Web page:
“We think we have finally pinpointed the proverbial genomic ‘needle in the haystack’ between these taxa,” said Toews. “This is something that conservation practitioners have wanted for a very long time.”
The interactions between Golden-winged and Blue-winged warblers have been a dilemma for conservationists. Hybridization was perceived to be a threat to golden-wings, as it was thought that the more numerous Blue-winged Warblers would genetically swamp the rarer golden-wing gene pool. And it was thought that forest clearing by European settlers starting in the late 1700s caused the habitat changes that brought the two species together, thereby causing their hybridization.
In using the whole genome to look deeper into these birds’ evolutionary histories, Taylor and Toews made a surprising discovery—it turns out that these two species have probably been intermixing, at least intermittently, for thousands of years, well before Europeans colonized North America.
“This hybridization has been considered our [humans’] fault,” said Taylor. “But the propensity for these two species to hybridize is natural and appears to be part of their pre-European evolutionary history.”
Hybridization was one of the threats identified in the national Golden-winged Warbler Conservation Plan, published by a consortium of conservation groups and government agencies in 2012, but loss of young forest habitat was cited as the primary threat and most of the work driven by the plan has benefited both golden-wings and blue-wings. Hybridization, and the question of human causation, may play a role in the U.S. Fish and Wildlife Service’s upcoming decision on whether Golden-winged Warblers warrant federal protection under the Endangered Species Act. ESA protection for golden-wings has been argued in the courts, and a final decision by USFWS is due by 2017.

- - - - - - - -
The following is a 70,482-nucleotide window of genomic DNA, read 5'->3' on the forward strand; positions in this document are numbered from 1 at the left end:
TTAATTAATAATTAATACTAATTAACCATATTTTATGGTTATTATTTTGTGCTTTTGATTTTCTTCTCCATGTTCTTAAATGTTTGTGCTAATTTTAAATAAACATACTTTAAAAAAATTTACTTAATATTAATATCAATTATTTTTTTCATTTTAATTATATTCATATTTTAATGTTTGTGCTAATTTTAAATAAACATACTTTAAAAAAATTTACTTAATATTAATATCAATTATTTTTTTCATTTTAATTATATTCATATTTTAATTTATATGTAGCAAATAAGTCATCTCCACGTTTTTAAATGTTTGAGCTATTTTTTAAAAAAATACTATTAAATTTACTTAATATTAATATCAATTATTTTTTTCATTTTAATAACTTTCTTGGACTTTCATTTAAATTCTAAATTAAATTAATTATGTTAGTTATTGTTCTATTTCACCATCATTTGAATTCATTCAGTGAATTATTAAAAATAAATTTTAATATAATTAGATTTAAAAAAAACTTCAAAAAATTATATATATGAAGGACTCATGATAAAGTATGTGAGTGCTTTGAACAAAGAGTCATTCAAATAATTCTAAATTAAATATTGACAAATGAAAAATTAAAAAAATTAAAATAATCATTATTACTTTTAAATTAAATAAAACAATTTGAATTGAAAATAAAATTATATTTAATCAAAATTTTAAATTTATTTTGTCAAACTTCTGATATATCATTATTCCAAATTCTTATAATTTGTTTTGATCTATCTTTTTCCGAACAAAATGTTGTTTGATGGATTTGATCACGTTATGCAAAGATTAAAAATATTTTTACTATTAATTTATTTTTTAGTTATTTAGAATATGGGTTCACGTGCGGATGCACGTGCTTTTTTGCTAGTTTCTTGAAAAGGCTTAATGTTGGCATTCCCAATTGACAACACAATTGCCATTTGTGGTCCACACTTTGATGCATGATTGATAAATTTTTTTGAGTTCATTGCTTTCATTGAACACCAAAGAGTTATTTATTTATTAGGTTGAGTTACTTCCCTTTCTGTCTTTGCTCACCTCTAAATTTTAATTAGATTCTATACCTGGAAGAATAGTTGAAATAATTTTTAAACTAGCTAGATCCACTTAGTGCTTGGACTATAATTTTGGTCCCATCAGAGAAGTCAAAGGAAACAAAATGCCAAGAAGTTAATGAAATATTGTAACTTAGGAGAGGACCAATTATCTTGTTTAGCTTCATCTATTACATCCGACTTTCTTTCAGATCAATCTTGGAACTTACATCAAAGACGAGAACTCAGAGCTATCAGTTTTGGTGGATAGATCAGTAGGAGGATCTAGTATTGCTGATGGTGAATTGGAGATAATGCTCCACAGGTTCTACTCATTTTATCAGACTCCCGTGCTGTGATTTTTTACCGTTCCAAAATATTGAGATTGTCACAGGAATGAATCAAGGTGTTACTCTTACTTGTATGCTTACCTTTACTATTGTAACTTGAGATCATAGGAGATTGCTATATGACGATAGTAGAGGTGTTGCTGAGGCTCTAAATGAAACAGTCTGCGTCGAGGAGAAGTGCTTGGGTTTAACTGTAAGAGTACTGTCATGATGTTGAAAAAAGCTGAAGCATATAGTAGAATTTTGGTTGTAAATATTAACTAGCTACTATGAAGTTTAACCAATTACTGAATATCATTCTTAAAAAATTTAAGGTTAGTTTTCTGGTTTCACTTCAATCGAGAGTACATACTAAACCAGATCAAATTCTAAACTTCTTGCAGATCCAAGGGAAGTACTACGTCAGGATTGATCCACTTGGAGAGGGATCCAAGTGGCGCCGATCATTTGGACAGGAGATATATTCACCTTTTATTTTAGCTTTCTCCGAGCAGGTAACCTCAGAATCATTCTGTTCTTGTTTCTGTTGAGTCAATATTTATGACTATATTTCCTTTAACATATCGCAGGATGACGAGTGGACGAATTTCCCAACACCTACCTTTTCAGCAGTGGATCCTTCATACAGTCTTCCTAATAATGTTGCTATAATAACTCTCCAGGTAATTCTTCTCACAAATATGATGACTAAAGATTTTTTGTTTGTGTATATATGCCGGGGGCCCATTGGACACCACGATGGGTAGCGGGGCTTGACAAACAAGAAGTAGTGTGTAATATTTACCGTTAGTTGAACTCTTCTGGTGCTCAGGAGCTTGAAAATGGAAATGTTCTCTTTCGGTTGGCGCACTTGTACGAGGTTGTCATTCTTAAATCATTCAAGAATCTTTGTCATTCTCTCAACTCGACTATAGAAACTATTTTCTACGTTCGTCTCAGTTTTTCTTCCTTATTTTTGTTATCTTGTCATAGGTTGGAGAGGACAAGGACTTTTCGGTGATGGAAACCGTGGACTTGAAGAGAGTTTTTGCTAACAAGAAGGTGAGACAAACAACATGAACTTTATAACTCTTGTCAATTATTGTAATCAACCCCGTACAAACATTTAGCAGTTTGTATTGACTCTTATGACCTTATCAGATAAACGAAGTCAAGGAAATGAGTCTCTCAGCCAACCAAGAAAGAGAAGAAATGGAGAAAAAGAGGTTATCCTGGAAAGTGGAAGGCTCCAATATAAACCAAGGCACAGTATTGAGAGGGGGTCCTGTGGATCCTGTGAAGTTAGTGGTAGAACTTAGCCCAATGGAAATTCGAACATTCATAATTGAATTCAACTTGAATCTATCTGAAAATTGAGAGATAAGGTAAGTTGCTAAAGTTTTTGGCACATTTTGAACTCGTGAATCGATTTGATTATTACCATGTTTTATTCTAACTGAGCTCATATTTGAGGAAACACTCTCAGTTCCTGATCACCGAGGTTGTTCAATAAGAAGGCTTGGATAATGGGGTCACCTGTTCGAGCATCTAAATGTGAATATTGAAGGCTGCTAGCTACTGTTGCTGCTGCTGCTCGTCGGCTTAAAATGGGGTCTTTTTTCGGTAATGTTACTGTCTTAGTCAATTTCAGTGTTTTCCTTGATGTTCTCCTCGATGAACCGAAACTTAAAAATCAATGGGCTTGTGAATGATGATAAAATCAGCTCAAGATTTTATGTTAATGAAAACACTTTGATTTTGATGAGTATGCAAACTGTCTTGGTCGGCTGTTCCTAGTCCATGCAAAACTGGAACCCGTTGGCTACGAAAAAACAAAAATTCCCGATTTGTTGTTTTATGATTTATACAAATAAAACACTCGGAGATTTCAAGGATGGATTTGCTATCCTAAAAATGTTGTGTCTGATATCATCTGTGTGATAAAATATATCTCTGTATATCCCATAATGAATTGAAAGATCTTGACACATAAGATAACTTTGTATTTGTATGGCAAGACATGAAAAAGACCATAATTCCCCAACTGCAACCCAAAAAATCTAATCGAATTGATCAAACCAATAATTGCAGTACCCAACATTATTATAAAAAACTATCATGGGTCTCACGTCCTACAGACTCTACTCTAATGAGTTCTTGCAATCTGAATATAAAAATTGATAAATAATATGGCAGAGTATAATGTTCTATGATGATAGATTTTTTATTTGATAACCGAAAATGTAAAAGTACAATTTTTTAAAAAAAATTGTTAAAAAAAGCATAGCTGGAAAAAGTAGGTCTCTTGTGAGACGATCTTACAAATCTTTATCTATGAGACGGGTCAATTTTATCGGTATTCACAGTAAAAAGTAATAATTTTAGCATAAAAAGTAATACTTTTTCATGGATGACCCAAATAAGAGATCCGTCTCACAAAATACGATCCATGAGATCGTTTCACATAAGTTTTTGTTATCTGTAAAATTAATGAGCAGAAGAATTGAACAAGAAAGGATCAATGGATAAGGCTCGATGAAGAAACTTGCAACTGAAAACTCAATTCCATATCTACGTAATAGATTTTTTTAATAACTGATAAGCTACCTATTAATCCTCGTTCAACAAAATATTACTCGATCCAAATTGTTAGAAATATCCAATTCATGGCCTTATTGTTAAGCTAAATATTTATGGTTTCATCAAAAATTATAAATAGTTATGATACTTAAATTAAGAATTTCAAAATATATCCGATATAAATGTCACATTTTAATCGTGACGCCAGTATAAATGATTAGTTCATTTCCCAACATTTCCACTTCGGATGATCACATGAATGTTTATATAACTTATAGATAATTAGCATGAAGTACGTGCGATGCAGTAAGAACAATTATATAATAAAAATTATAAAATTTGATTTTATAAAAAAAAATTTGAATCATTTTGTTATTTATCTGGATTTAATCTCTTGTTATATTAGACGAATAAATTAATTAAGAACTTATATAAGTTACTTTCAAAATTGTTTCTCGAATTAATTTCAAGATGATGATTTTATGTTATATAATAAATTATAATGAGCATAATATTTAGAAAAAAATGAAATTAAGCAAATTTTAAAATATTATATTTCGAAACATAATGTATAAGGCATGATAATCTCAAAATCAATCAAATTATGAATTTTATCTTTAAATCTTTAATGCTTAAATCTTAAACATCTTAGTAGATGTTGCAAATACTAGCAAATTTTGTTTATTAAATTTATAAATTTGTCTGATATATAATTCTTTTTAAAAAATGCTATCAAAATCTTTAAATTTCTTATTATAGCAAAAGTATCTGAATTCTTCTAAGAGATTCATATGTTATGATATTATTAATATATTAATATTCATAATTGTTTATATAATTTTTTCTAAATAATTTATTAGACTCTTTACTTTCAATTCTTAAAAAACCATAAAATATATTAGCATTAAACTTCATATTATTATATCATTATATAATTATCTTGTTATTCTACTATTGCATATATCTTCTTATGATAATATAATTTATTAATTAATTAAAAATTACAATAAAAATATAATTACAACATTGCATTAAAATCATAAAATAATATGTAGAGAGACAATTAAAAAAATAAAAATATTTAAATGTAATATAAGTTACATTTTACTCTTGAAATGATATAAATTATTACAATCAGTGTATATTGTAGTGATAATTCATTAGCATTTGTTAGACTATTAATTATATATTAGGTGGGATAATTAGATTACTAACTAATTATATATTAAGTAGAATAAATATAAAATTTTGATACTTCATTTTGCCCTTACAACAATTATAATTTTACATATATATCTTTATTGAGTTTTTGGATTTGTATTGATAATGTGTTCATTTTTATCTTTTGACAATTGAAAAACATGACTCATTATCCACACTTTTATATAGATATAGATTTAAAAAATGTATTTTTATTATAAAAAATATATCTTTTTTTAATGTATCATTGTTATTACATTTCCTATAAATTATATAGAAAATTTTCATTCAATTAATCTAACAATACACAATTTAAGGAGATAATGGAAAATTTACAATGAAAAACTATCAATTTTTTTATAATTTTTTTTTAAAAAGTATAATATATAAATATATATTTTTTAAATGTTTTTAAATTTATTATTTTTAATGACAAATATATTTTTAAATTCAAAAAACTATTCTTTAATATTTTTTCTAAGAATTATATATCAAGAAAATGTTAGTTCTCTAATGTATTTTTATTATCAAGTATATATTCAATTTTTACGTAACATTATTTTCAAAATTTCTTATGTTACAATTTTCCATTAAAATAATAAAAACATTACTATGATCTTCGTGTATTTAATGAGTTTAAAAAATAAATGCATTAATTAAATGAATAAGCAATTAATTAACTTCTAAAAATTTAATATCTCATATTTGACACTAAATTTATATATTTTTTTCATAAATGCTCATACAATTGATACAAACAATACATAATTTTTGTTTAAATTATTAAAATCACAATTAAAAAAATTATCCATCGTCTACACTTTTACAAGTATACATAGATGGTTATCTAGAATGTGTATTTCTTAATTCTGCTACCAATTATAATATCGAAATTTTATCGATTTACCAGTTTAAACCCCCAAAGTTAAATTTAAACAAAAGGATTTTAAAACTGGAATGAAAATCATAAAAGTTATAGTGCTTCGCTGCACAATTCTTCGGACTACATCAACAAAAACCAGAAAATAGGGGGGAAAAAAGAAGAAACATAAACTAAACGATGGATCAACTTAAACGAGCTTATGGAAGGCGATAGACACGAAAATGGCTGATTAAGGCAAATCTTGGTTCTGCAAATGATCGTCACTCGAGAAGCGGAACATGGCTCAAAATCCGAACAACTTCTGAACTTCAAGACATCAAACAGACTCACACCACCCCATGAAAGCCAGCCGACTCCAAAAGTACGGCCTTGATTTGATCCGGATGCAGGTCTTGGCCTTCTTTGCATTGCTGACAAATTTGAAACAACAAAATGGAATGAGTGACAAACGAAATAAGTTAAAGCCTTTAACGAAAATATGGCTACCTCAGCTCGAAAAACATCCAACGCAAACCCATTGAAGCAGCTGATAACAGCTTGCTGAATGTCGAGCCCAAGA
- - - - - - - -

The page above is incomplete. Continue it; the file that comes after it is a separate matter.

Tom Will, the USFWS Midwest Region Migratory Bird Coordinator, says the research shows that hybridization should not be considered a threat to the survival of Golden-winged Warblers.
“This research shows that [golden-wings and blue-wings] are super closely related, and in fact, the fundamental difference between them seems to be their plumage. So for humans to say, ‘Well, I want to protect golden-wings from blue-wings,’ that seems to be a largely aesthetic judgment, and not really justifiable from a wildlife or evolutionary standpoint,” Will said. “We need to think of these two species as an evolving complex.”
That complex, the Vermivora branch of the warbler tree, once held a third species—the Bachman’s Warbler, discovered by that same Lutheran minister and named by Audubon for his friend. Bachman’s Warbler is one of the few North American bird species to have gone extinct in modern times.
Will says that, in his personal opinion, golden-wings and blue-wings may have already evolved their own way to try to escape the Bachman’s Warbler’s fate.
“This system of golden-wings and blue-wings sharing genes may be a much better way of adapting to environmental change than we as humans could possibly figure out,” Will said. “I think that we should let it happen. It’s a good example of the beauty of evolution.”
“And apparently, it’s been going on for a long time.”